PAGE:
Summary Of The Second Sex By Simone De Beauvoir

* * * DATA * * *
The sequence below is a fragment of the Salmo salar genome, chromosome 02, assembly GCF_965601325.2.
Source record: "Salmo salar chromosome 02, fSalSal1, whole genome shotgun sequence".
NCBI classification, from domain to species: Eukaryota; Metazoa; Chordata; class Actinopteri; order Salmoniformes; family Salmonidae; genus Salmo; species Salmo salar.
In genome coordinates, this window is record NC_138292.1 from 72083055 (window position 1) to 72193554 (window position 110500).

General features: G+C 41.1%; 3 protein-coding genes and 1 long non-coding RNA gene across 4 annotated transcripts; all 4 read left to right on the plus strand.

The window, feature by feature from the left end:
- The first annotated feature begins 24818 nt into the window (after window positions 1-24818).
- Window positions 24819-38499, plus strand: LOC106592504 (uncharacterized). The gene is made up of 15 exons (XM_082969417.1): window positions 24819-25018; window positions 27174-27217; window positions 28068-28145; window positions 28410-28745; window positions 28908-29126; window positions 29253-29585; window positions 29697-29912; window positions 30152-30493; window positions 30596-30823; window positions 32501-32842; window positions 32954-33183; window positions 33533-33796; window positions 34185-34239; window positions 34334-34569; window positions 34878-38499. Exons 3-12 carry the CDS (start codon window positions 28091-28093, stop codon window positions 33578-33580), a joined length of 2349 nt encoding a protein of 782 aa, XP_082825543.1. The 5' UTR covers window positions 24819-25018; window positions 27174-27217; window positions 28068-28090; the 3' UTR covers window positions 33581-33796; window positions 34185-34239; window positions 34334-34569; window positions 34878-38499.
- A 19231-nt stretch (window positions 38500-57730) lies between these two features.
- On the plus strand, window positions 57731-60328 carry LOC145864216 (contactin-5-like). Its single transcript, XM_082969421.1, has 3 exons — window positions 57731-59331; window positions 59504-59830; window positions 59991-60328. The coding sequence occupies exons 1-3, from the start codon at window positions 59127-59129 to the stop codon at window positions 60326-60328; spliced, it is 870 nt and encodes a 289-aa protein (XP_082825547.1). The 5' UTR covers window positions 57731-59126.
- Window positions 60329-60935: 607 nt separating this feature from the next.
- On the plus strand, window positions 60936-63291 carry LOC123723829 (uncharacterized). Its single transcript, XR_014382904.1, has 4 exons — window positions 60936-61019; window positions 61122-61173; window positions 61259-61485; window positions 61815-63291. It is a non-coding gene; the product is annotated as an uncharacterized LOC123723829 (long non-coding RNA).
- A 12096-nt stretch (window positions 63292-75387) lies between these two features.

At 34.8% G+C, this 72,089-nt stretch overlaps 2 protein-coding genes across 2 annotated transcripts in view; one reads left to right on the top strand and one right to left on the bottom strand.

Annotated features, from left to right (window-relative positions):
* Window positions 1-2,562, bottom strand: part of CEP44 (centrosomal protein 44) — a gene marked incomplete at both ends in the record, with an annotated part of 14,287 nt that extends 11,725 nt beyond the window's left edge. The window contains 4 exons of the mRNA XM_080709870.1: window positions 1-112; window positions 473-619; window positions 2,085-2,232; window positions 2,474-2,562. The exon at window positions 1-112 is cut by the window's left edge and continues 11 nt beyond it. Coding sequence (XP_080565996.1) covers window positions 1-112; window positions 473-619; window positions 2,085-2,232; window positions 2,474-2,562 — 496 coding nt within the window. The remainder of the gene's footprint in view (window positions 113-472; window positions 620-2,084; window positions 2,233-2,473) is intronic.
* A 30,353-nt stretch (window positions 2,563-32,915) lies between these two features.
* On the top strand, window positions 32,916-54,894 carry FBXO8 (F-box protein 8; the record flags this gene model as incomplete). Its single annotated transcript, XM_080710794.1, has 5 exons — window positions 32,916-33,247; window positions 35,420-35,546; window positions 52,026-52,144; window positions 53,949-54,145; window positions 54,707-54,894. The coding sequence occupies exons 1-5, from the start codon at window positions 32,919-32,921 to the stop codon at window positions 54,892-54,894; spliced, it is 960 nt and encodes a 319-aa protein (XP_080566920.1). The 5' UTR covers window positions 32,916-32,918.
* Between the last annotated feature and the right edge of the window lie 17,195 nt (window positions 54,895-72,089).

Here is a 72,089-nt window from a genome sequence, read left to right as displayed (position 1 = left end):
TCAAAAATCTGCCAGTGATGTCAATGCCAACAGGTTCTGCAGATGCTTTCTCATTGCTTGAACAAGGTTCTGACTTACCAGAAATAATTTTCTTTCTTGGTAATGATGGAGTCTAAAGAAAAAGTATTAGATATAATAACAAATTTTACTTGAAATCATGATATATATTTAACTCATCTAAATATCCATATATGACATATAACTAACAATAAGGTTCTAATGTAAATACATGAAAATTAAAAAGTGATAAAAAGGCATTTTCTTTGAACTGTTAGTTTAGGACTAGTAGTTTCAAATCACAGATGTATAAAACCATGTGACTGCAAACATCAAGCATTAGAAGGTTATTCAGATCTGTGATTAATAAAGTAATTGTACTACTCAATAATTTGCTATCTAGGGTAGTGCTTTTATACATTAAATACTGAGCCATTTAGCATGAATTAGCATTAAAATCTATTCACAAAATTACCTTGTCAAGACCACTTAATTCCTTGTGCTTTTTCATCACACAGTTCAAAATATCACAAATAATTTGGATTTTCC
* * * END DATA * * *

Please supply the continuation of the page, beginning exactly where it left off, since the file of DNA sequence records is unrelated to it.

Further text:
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Simone de Beauvoir’s The Second Sex: Introduction Chandra Mohanty’s Under Western Eyes: Scholarship and Colonial Discourses Summary and Analysis The Second Sex is one of the earliest attempts to confront human history from a feminist perspective. De Beauvoir starts to ask multiple questions about women’s existence. She wonders to know “what place they occupy in this world, what their place should be.” It is a fact that females exist in the human species, and they make up about one half of humanity, but de Beauvoir seeks to get an answer to her question: what a woman is. She argues that her function as a female is not enough to define women. De Beauvoir begins her research to get an answer to her question. She notes that the relationship between the two sexes, men and women, is not equal as on the legal papers. Men represent both the positive and the neutral while women represent only the negative. De Beauvoir finally infers that man fundamentally oppress women by characterizing them as “the Other”. Frist, de Beauvoir states that “humanity is male and man defines woman not to herself but as a relative to him: she is not regarded as an autonomous being.” Man is the subject while woman is the object. He is essential, absolute, and transcendent. On the other hand, she is inessential, incomplete, and mutilated. According to de Beauvoir, the two sexes do not share the same word equally. For example, Man has more opportunities to achieve in the economy, industry,

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